Raising standards

Kavanaugh hearing should matter to Canadians too

Canadian society protects aggressors and vilifies survivors just like in the U.S.
Photo: Victoria Pickering
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She had insisted upon a second door for her home because she suffers from PTSD-related claustrophobia as a result of the assault, testified Dr. Christine Blasey Ford, voice trembling, at the hearings for Brett Kavanaugh’s Supreme Court nomination. At this moment I was overwhelmed for her and by her.

I was moved by her vulnerable bravery, as she publicly relived a deeply private trauma to prevent a man from being nominated to a position where he would inevitably have control over millions of women’s bodies should Roe v. Wade be reopened. I cried for the scared 15-year-old that she once was and for the poised 51-year-old she is now, having lived silently with the consequences of the violation for over three decades.

Quick fact: There has never been a woman Republican in the committee’s history.

I remained transfixed as a credible, composed, articulate woman took great pains to be accommodating and polite to those who did not have her best interests at heart. A woman who has taken a polygraph test, has submitted a sworn affidavit that carries criminal liability if she knowingly perjured herself, and has willingly agreed to a full FBI investigation patiently answered questions, while being stared down by all 11 GOP members of the committee. They, of course, were all men.

Quick fact: There has never been a woman Republican in the committee’s history, and if you think that’s incidental and doesn’t matter, you probably also believe that “boys will be boys” is a credible defence for aggression and use inappropriate and hyperbolic expressions like “lynching” to describe a man merely being subjected to what is tantamount to a job interview for a lifetime position of immense power.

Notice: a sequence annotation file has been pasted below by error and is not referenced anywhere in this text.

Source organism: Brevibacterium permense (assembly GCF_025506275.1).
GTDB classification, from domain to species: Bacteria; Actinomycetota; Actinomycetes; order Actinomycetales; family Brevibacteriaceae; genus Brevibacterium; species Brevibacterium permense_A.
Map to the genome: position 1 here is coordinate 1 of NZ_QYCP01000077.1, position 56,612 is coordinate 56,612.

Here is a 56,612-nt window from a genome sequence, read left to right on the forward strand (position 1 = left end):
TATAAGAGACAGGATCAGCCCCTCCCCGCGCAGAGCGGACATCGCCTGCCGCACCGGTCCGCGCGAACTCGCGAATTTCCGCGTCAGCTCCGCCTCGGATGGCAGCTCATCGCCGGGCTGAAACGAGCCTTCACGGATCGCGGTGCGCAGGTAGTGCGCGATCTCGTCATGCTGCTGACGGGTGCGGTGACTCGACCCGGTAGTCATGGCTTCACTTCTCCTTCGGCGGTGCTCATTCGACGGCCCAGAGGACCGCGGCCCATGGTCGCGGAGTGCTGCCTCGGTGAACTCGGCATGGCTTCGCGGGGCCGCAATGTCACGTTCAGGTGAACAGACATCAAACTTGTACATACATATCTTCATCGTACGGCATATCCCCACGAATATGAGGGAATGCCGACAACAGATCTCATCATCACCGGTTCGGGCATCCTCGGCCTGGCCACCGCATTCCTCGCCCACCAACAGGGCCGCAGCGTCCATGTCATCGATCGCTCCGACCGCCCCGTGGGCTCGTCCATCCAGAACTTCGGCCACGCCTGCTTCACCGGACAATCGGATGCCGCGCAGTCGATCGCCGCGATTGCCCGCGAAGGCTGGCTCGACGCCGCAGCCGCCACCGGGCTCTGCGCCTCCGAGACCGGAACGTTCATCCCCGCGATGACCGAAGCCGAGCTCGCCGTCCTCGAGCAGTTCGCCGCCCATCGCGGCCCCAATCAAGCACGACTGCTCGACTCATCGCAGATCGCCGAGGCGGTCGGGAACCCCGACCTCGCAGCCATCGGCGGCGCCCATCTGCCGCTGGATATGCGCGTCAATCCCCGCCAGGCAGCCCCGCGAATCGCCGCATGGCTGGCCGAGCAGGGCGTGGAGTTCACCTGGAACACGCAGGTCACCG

I also watched an angry, belligerent, entitled, snivelling, smug Kavanaugh deflect and decline to answer questions about his drinking habits and any possible blackouts, rudely interrupt, and repeatedly refuse a request for any further investigation. He looked irate and frustrated and ultimately terrified that what he obviously thought he was entitled to wasn’t coming to him quickly and with fewer hassles. It was, as New York Magazine’s The Cut referred to it, a “master class in American male entitlement.”

While he was quick to recite Bible verses and talk about his weekly church attendance, what I saw in his behaviour wasn’t righteous indignation. A privileged 53-year-old white man was facing possible consequences for the first time in his life for toxic and careless frat-boy behaviour.

I also saw a man who displayed obvious political bias. The fact that his opening statement referred to an “orchestrated political hit” fuelled by anger at Trump’s election as well as people trying to exact revenge for the Clintons should automatically disqualify him from what is supposed to be the non-partisan and neutral position of Supreme Court Justice.

A plague in Canadian politics too

Kavanaugh’s confirmation hearing had the attention of many Canadians yesterday, and I saw more than a few people express concern and aggravation that we weren’t focusing on our own issues and had instead tuned in to the great circus proceedings to the south. While I can understand the frustration, I think that watching what happens closely is not only inevitable, it’s necessary.